I’ve written before about the good reasons to lift the outdated ban on exporting crude oil. Today, there is further evidence of the value of oil exports from a new study courtesy of the liberal Brookings Institution called “Changing Markets: Economic Opportunities from Lifting the U.S. Ban on Crude Oil Exports,” by Charles Ebinger and Heather Greenley in conjunction with National Economic Research Associates (NERA).

The study provides eight significant findings, including one counterintuitive stunner, namely that exporting crude oil would lower gas prices at home.

Lifting the ban actually lowers gasoline prices by increasing the total amount of crude supply. In the reference case, the decrease in gasoline price is estimated to be $0.09 per gallon in 2015. If oil supplies are more abundant than currently expected, the decline in gasoline prices will be larger ($0.07 to $0.12 per gallon) and will continue throughout the model horizon (2015 – 2035).

Got that? When there is more crude oil, whether it is added to the world supply from the US or elsewhere, the price of gasoline in the US goes down. And the more oil we pump the lower our gas prices can be expected to decline. As the study concludes, “U.S. gas prices could decline by $0.09 per gallon in 2015 if the ban is lifted entirely.”

Of course, potentially lower cost for gas isn’t the only good reason to lift the ban. Indeed, as the Middle East become ever more turbulent, and we watch the reoccupation of Ukraine by Russia, the foreign policy implications of exporting crude oil take on greater immediacy. The good news is that the Brookings scholars see a superior influence for America on the world stage.

Permitting the export of crude oil will enhance U.S. global power in several ways, including: reinforcing the credibility of U.S. free and open market advocacy; allowing for the establishment of secure supply relationships between American producers and foreign consumers; increasing flexibility to export crude to others to address supply disruptions; empowering another non-OPEC nation to meet the growing energy demands from countries in Asia, as well as other rapidly developing nations; shifting oil rents to the U.S. from less reliable suppliers; and providing our own hemisphere with a competitive source of crude supply. Most importantly, allowing crude oil exports will increase revenues to domestic producers helping to maximize the scope of the production boom, boosting American economic power that undergirds U.S. national power and global influence.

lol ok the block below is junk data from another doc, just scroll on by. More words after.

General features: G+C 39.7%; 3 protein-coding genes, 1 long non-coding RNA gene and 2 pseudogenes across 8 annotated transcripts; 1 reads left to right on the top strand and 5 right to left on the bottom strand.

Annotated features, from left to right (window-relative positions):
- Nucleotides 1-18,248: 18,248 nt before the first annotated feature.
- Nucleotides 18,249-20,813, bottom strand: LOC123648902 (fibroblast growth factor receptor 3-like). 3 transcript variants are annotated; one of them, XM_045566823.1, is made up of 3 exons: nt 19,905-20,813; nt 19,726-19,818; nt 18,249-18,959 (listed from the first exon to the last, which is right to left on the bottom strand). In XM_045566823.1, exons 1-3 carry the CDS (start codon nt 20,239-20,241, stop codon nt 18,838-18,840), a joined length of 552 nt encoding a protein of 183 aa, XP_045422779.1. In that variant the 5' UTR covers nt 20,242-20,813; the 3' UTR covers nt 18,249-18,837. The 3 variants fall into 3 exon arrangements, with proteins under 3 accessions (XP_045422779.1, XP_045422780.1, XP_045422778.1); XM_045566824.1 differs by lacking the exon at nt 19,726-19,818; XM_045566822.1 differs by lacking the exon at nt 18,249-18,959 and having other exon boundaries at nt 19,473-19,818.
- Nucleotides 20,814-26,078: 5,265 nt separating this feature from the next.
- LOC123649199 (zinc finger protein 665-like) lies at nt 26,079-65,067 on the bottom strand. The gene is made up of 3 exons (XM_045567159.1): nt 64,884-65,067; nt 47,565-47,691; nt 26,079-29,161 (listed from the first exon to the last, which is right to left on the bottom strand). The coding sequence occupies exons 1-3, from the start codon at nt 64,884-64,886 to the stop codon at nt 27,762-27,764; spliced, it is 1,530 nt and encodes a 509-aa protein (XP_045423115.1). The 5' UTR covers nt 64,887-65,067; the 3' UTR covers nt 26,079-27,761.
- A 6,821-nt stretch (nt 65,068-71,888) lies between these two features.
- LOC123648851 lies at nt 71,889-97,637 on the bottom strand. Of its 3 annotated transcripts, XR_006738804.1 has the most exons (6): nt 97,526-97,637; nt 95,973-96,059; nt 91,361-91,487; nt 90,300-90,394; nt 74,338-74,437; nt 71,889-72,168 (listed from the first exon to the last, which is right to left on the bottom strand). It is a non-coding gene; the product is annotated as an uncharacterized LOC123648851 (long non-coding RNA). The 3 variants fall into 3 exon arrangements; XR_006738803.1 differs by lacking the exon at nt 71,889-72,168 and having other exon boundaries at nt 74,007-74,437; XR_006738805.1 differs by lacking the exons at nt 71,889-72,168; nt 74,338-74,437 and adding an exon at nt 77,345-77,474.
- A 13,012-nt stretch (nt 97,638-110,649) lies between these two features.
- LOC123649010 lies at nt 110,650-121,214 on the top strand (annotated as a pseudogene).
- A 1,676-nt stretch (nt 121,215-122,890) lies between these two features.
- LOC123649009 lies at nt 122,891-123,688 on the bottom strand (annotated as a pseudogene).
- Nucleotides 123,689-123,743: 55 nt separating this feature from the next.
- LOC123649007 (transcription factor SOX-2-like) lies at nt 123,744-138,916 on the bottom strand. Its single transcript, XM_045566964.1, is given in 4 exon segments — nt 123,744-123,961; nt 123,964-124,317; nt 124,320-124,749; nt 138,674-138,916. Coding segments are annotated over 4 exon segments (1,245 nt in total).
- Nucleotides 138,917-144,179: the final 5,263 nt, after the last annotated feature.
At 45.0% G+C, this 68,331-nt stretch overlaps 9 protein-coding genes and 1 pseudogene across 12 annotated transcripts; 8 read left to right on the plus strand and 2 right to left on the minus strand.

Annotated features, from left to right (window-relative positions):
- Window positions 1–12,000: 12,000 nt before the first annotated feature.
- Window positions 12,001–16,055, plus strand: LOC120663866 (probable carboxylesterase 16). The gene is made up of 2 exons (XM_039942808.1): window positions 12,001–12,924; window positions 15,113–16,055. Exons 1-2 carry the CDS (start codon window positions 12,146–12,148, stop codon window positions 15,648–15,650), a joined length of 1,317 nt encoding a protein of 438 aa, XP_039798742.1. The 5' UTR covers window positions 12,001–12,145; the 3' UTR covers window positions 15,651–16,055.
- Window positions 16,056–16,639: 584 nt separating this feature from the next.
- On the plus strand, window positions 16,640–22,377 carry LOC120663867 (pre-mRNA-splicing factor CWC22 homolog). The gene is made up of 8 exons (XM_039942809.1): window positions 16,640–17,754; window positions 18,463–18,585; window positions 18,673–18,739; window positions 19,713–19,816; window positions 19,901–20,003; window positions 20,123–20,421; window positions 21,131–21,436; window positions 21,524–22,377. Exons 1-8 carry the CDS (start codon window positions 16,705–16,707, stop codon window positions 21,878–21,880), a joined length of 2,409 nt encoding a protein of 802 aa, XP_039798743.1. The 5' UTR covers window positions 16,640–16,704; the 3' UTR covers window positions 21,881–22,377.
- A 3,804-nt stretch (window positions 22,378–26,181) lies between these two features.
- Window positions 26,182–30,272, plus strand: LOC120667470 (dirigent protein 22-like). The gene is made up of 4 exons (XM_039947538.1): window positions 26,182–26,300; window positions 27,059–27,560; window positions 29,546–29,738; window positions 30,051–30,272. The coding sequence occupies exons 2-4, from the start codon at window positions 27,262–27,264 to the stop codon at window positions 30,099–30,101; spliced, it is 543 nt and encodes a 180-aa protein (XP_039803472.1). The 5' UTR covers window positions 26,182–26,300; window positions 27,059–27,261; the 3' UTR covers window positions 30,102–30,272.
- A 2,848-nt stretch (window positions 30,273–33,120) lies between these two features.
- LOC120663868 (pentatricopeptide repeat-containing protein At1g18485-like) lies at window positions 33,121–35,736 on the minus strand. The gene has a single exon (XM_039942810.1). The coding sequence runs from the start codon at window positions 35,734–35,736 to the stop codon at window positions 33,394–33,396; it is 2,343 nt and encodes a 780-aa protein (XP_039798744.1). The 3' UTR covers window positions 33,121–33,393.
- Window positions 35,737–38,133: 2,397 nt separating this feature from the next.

The US could be helpful to Ukraine and the rest of Europe if it leveraged oil exports to pressure Russia to back off its expansionist agenda. Since Europe is currently so reliant on Russia for natural gas, the fact that lifting the ban could provide “increasing flexibility to export crude to others to address supply disruptions,” would help shore up opposition to Russian threats on the continent.

We are currently suffering from a lack of non-military options in terms of projecting US power abroad and protecting US interests. It also doesn’t help that our Commander-in-Chief doesn’t seem to have the stomach for conflict. But as we wait for the clock to tick down to the next presidential election, lifting the crude oil export ban would provide a win domestically and internationally.